Kentucky Basketball Recruiting: Prioritizing Wildcats' Top 2015 Targets
Whether you're on the coaching staff or a fan of Kentucky basketball, there is no offseason. With the summer session of AAU basketball and camps in full swing, there's no doubt that the biggest buzz word in college basketball is recruiting.
Kentucky head coach John Calipari stands next to no one when it comes to recruiting, as he's regarded as the best recruiter at the head coaching level. His recruiting classes at Kentucky have included four No. 1 classes and a No. 2 class according to 247Sports.
One of the reasons that he's so good at compiling talent like those classes is his ability to prioritize the players he needs to go after and that he has a backup plan if that falls through. Does it help that these players are often ranked toward the top 20 in their respective classes? Absolutely. But, regardless, Calipari always has a plan of attack when it comes to recruiting.
This slideshow will attempt to go inside Calipari's mind and rank the five most important players the Wildcats are targeting in the class of 2015. This doesn't have as much to do with talent as it does with fitting the team culture in Lexington.
5. Stephen Zimmerman
The class of 2015 is loaded with talented big men. One of these post players is Stephen Zimmerman, a true 7-footer from Las Vegas who can play both inside and out.
With soft hands and a jumper that can stretch to 18 feet, Zimmerman fits in well with Calipari's motion offense. His pick-and-pop game would excel in Lexington, due to Calipari's tendency to run a high pick-and-roll offense with his point guard and center.
His ability to run the floor, but lack of strength, would make him a nice complement if a player like Trey Lyles or Dakari Johnson returns for another year. However, with a deep class of centers, Zimmerman only reaches as high as the fifth-most important recruit for the Wildcats.
4. Cheick Diallo
If you're going to play at Kentucky, you better be ready to compete defensively and work hard at all times. Luckily for Cheick Diallo, he does both of those extremely well.
In fact, he recently drew the praise from Evan Daniels, who called Diallo the hardest worker in the class of 2015.
Diallo is an important recruit to land because of his ability to become the next defensive anchor in Lexington. While it wouldn't surprise anyone to see Willie Cauley-Stein leave for the NBA after his junior year, the Wildcats will need someone to fill that void.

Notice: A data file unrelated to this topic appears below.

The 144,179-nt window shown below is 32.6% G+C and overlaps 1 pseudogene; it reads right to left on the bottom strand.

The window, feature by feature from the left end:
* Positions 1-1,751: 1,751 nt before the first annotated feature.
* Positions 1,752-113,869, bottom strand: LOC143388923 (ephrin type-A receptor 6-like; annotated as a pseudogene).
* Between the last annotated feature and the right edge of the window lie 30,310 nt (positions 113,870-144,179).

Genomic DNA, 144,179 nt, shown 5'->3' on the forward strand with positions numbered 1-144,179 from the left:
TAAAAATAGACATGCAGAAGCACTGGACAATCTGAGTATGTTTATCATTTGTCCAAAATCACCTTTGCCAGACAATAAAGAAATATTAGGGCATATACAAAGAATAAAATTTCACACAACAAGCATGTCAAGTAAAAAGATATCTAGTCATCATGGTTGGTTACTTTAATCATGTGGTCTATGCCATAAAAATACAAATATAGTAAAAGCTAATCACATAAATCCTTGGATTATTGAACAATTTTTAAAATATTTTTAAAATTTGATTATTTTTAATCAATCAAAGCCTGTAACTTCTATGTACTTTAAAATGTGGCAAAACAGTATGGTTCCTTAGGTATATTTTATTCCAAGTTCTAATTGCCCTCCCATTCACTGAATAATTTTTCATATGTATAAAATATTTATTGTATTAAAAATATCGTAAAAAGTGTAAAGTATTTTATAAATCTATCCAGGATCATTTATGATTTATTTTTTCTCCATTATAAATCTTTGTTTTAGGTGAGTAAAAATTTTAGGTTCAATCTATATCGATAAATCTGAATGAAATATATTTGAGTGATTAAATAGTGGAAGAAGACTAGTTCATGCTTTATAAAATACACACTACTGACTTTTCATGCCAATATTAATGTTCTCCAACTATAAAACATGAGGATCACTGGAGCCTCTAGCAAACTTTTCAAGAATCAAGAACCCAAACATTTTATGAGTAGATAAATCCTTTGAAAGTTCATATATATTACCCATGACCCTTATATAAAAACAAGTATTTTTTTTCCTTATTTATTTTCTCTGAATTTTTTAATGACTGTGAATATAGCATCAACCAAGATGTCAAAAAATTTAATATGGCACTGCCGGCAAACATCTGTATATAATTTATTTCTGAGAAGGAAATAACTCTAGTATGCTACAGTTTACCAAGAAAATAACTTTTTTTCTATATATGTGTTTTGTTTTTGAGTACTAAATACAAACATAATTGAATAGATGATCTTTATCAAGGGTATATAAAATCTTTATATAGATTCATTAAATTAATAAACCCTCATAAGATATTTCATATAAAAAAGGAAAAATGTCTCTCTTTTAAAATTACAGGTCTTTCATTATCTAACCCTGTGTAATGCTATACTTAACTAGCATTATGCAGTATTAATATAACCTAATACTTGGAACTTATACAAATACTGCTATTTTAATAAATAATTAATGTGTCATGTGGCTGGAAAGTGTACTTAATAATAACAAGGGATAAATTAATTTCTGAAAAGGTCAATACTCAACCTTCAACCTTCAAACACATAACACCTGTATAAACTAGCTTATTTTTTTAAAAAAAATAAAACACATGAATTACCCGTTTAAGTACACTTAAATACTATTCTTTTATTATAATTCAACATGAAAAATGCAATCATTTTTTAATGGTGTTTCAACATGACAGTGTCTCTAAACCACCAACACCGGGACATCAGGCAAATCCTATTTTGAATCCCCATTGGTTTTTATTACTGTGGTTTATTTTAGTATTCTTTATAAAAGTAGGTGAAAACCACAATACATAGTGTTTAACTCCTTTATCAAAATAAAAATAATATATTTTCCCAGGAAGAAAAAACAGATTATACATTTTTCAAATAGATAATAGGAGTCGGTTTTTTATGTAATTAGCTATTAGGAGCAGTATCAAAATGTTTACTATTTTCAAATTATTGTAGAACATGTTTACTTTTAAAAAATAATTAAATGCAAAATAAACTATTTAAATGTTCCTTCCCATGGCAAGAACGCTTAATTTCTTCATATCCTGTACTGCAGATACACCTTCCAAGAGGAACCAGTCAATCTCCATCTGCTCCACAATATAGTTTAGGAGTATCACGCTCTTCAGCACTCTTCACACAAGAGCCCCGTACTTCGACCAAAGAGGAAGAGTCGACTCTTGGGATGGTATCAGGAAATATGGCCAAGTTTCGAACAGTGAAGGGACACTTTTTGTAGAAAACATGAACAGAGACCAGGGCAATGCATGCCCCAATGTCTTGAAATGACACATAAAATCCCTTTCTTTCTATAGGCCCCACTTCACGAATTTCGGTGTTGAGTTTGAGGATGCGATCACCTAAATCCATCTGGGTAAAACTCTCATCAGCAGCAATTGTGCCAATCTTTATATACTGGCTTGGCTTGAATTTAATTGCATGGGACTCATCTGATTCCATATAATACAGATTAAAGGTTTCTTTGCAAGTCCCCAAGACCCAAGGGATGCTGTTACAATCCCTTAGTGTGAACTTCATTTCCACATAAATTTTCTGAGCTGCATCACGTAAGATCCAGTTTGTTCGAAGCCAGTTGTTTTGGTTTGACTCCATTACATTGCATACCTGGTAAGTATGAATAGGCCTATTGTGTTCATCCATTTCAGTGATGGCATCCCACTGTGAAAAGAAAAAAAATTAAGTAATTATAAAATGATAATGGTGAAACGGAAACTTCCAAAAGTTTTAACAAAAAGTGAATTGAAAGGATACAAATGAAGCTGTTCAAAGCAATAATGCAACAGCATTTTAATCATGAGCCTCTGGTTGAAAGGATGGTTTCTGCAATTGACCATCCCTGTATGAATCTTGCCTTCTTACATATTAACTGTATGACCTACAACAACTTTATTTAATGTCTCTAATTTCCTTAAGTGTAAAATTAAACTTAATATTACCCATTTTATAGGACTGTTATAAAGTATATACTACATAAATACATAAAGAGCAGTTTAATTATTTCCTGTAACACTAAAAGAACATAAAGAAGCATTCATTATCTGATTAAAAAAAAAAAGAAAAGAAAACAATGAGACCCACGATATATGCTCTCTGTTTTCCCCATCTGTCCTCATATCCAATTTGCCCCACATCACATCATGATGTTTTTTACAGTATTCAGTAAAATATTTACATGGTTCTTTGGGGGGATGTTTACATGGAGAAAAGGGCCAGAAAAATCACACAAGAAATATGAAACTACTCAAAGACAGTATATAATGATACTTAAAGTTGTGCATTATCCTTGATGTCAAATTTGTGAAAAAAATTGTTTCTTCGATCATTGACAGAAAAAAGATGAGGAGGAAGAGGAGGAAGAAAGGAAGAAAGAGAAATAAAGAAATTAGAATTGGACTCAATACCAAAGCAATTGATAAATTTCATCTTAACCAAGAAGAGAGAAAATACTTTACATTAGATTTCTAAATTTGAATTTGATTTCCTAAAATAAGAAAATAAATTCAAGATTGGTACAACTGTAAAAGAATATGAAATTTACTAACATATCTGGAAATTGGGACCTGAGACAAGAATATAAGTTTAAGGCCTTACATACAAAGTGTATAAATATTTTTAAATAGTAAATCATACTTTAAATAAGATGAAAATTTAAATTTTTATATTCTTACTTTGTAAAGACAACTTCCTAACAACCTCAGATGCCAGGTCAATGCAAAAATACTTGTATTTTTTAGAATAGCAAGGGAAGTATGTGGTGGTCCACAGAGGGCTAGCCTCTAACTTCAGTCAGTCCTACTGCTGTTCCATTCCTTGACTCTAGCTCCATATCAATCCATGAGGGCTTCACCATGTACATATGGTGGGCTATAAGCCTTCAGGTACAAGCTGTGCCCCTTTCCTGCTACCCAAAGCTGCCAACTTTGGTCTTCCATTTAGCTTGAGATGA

Diallo is a star defender in the paint and can be next in the line of great shot-blockers to play at Kentucky, following the likes of Anthony Davis, Nerlens Noel and Cauley-Stein.
3. Carlton Bragg
Carlton Bragg is the type of post player that Kentucky basketball seems to get every year. The uber-athletic freak has the athleticism of a wing with the size and strength of a post player.
The Cleveland native can jump out of the building and has the quickness you often see in a wing player. Due to this, he's a match made in heaven for Kentucky's offensive and, more importantly, defensive philosophy.
Bragg can draw some comparisons to former Wildcat Terrence Jones. He is 6'9" with the ability to stretch the floor—thanks in part to his range from 20 feet—and can send the house down with a thunderous dunk. He's also tremendous at crashing the offensive glass.
Bragg's versatility could allow him to play multiple positions, much like how the Wildcats used Jones and currently use Alex Poythress.
Defensively, Bragg is able to switch on any screen—something Calipari has shown in the past he likes his players to do—while also being able to protect the rim with his jumping ability. Don't be surprised to see Bragg used in a press-trap situation if he commits to Kentucky, either.
1a. and 1b. Diamond Stone and Malik Newman
It doesn't matter in what order you put these two since they are a packaged deal. While two players couldn't be more different, they have decided to play together at the collegiate level, something we are seeing more of each year.
Malik Newman, a high-scoring combo guard from Mississippi, is often regarded as the best player in the class. Standing only 6'3", he's considered small for a shooting guard but doesn't really have the type of game to be classified as a point. It doesn't matter, though, as college coaches are drooling over his game, due to his ability to finish at the rim or pull up from almost anywhere in the gym.
While he isn't regarded as a point guard, Newman has a quick first step and a vastly underrated basketball IQ. He's not afraid to make the extra pass or even a difficult pass, it's just his nature to put the ball in the hoop. When you think of someone to run Calipari's dribble-drive offense, this is exactly the type of player you want in that role.
Diamond Stone, on the other hand, is a 6'10" center from Milwaukee, who is more of a new-generation-type player in the sense that he has range like Karl-Anthony Towns and is known for his face-up game.
With the expectation that at least one player from a crowded frontcourt in 2014-15 will return to Lexington for another year, Stone's game can complement them perfectly. With the dribble-drive offense usually playing just one guy in the post, Stone can step away and draw his defender away from the basket as well.
There's no doubt that these two players, especially if they continue to be a packaged deal, will be the most important recruits on numerous teams' boards. Especially at Kentucky.
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